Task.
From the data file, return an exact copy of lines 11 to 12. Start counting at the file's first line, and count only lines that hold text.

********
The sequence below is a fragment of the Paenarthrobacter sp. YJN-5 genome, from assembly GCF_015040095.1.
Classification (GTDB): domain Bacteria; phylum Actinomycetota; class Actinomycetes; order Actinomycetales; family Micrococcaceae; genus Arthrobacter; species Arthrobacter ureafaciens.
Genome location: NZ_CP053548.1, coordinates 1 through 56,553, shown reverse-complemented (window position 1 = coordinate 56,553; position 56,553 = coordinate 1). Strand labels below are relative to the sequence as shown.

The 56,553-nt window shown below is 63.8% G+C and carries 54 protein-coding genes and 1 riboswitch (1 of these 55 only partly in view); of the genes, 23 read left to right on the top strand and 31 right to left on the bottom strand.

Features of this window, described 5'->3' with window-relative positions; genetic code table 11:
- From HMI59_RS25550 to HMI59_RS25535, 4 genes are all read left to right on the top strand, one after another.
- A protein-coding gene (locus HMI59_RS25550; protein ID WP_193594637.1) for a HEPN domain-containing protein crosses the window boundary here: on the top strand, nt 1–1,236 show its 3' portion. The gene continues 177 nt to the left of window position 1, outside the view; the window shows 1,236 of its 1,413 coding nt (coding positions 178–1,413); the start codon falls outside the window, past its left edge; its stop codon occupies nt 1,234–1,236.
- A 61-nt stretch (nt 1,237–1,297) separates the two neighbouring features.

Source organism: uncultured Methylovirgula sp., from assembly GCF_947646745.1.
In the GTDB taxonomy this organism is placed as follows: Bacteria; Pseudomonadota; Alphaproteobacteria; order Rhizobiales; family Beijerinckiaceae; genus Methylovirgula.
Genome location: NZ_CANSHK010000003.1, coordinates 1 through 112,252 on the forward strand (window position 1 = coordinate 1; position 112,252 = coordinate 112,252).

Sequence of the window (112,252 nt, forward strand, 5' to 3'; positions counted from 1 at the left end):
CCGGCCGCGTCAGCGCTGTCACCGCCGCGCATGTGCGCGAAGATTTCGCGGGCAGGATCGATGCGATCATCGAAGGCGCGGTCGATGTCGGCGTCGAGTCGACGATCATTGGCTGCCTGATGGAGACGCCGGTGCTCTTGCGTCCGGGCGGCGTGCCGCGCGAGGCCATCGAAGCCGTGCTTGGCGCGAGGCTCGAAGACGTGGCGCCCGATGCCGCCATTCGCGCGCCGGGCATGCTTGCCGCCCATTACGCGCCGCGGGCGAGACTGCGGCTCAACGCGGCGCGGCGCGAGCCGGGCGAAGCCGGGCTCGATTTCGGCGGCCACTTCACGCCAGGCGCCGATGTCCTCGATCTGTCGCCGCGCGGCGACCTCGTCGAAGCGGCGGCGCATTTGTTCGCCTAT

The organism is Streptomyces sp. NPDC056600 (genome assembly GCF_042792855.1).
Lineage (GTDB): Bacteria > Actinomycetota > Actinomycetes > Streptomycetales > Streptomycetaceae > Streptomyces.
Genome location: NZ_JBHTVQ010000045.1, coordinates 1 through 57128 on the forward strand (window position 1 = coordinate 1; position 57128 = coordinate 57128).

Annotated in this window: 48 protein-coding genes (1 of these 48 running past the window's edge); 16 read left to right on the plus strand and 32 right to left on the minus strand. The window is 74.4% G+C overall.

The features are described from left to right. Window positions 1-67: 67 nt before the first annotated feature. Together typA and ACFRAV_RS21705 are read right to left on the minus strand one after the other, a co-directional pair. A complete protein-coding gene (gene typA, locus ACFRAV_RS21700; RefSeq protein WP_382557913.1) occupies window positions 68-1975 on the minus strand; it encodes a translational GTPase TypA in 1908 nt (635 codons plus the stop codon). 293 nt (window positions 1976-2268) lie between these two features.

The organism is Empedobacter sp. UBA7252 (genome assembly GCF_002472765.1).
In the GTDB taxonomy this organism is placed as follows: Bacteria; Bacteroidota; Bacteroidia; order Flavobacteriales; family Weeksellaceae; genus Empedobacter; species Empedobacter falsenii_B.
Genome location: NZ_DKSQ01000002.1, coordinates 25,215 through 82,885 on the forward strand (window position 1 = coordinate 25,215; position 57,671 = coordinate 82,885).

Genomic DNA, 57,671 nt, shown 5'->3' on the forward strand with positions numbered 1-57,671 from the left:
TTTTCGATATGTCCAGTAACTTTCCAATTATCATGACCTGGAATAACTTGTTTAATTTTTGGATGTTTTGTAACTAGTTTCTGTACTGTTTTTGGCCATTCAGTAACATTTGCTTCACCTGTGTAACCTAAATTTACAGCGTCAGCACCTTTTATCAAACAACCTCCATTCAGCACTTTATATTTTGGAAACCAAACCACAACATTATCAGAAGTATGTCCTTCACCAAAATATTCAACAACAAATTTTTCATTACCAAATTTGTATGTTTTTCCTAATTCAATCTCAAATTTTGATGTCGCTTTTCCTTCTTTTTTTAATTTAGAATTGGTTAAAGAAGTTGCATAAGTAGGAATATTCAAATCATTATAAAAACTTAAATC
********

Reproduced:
Genome location: NZ_CANSHK010000003.1, coordinates 1 through 112,252 on the forward strand (window position 1 = coordinate 1; position 112,252 = coordinate 112,252).

Sequence of the window (112,252 nt, forward strand, 5' to 3'; positions counted from 1 at the left end):